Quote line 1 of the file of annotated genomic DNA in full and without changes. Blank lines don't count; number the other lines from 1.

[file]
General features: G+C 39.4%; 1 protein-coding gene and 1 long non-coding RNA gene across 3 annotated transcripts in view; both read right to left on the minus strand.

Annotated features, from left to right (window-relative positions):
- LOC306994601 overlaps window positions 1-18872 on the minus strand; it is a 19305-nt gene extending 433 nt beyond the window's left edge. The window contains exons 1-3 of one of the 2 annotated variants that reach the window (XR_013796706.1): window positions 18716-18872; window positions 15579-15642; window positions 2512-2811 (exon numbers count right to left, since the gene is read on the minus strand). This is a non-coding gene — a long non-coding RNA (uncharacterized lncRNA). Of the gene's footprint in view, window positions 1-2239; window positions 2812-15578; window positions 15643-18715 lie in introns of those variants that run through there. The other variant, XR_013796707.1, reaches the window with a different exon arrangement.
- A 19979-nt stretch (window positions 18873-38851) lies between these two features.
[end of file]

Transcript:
General features: G+C 39.4%; 1 protein-coding gene and 1 long non-coding RNA gene across 3 annotated transcripts in view; both read right to left on the minus strand.